Cheap video cameras and computer editing software have turned wannabe moviemakers into pop culture stars. Stephen Becker reports on a program of YouTube videos at this year’s Dallas VideoFest, which begins today.
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Every minute, 20 hours of video are uploaded onto YouTube. Most of it you’d just assume skip. But how do you find the interesting stuff?
VideoFest director Bart Weiss decided that for this year’s festival, which begins today at the Angelika Film Center in Dallas, he wanted a program that would showcase the possibilities of online video.
WEISS: “On YouTube right now, there is the most amazing things in the universe that have ever been made, but you probably don’t know where to find them. The problem is there’s way too much. So having somebody give you an aesthetic overview really kind of helps.”
Weiss turned to a pair of University of Texas at Dallas PhD students to curate the program, which will screen on Sunday at noon.
There’s a good chance you’ll be among the millions who would recognize what they’ve chosen. Did you contribute to the more than 1.1 million hits for Grocery Store Musical?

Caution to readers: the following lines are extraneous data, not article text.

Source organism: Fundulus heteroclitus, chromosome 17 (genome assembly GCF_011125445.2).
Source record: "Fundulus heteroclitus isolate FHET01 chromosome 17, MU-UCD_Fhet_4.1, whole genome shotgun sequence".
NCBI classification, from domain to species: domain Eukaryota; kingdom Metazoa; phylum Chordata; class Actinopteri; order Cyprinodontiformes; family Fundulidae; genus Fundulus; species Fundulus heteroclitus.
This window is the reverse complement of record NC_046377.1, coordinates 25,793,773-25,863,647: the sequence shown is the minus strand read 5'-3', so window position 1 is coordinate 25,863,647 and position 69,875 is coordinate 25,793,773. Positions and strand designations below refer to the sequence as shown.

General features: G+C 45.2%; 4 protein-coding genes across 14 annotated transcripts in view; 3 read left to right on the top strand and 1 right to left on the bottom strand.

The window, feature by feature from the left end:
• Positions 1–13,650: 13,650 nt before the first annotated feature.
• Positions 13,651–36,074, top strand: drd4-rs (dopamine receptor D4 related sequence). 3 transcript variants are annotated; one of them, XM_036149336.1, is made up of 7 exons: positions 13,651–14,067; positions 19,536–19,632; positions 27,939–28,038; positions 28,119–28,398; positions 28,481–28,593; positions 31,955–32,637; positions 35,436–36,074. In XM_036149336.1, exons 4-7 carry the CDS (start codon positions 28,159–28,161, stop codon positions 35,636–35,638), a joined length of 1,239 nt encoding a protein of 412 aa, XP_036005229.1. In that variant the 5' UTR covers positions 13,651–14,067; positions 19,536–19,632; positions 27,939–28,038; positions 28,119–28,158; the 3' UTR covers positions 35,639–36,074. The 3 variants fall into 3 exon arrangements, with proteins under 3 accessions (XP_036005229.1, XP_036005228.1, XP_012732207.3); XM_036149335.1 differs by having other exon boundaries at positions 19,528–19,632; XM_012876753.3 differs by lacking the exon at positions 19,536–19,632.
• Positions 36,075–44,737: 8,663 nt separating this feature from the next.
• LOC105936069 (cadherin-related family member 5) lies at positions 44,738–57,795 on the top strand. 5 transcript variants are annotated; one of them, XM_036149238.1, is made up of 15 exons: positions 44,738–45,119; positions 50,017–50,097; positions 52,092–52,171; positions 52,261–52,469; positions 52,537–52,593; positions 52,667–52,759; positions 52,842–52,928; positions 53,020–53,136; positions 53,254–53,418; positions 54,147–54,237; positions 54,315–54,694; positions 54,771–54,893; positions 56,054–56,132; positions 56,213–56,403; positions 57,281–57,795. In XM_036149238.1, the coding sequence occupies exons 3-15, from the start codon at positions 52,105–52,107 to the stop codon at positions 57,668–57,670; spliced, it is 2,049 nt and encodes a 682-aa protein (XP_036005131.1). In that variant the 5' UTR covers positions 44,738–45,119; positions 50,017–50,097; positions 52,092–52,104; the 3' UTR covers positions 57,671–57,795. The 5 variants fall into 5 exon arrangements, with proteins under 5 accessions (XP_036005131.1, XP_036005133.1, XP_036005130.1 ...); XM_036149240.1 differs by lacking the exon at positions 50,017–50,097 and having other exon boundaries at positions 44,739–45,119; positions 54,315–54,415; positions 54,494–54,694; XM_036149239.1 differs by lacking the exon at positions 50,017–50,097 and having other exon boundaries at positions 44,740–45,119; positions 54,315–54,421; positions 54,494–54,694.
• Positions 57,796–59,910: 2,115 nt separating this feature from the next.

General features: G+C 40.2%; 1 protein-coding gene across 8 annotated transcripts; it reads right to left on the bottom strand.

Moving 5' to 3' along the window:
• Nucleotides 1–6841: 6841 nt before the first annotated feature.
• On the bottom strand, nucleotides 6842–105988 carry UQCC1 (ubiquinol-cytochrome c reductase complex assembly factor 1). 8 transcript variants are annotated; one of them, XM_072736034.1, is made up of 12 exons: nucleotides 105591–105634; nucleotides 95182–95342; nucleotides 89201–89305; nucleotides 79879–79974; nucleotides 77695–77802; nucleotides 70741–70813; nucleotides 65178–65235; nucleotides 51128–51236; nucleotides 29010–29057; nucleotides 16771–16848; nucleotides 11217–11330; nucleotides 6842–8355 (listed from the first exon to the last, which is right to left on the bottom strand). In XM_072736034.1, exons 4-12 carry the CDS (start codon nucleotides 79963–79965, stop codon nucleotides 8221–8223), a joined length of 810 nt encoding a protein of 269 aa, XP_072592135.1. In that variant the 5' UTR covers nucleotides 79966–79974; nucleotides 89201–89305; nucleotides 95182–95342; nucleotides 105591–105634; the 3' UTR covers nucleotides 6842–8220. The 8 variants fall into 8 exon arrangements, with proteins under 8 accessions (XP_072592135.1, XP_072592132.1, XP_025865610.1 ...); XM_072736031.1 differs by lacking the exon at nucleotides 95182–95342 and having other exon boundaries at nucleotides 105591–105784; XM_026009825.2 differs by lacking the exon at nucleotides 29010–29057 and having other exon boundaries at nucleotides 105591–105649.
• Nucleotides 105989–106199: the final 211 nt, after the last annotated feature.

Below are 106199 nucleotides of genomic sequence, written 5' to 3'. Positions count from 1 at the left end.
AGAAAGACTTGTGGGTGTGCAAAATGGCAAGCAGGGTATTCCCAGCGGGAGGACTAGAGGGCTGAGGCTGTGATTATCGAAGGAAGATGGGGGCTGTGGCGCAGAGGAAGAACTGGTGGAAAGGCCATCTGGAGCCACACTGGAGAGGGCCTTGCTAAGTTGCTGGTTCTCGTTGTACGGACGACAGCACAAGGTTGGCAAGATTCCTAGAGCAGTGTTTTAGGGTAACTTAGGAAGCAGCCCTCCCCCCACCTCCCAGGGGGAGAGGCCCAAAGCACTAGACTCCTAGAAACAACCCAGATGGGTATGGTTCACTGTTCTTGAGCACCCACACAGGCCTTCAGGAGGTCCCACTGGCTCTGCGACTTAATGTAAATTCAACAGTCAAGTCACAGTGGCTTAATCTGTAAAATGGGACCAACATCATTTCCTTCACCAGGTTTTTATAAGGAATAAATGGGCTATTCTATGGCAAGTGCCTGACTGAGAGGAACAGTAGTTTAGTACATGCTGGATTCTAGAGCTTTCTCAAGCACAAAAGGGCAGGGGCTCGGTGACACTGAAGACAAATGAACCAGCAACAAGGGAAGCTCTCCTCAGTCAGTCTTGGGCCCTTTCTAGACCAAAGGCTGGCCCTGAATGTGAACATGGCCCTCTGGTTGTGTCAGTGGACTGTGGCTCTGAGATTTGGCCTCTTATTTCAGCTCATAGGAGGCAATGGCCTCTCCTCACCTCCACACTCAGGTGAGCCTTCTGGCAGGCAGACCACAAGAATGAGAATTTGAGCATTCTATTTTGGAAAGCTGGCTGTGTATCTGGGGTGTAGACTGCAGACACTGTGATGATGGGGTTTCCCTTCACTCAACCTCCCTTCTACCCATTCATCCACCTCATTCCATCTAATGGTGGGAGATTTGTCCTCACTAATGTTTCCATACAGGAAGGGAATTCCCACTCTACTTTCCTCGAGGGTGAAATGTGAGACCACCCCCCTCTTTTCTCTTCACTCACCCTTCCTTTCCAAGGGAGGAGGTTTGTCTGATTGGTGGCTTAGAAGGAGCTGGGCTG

And just a few bars of this song …
… should be enough to remind you of a guy named Matt dancing all around the world.
That video’s been viewed more than 24 million times.
The hourlong show pairs these viral videos with more newsy clips, like the disturbing on-the-ground footage from this summer’s Iranian election protests.
Mona Kasra worked with Kyle Kondas to select the clips. She says the program shows our still-growing infatuation with social media sites like YouTube. Everyday, people use the site to share their creations, comment on others and turn some videos into viral sensations.
KASRA: “We have more access to video technology through our mobile, through the Web cam, through all these cheap consumer products. So you have that video everywhere with you, and you capture the video and you upload it because you know the power of having this many people watching YouTube all the time.”
If the VideoFest program represents the current state of social media, what does the future hold? iPhones and Blackberries already allow us to update our Facebook statuses and send our tweets from anywhere.
Weiss and Kasra feel the next frontier is real-time video. They say that when video editing gets easier on cellphones, the lag time between shooting and sharing will be erased.
As that happens, social networking tools like Facebook and Twitter will become less wordy and more visual.
KASRA: “All those status updates that we are seeing, which are quite textual … more and more we might be able to do that through video, which makes it more intimate and more real.”
Maybe those videos will make it into next year’s program.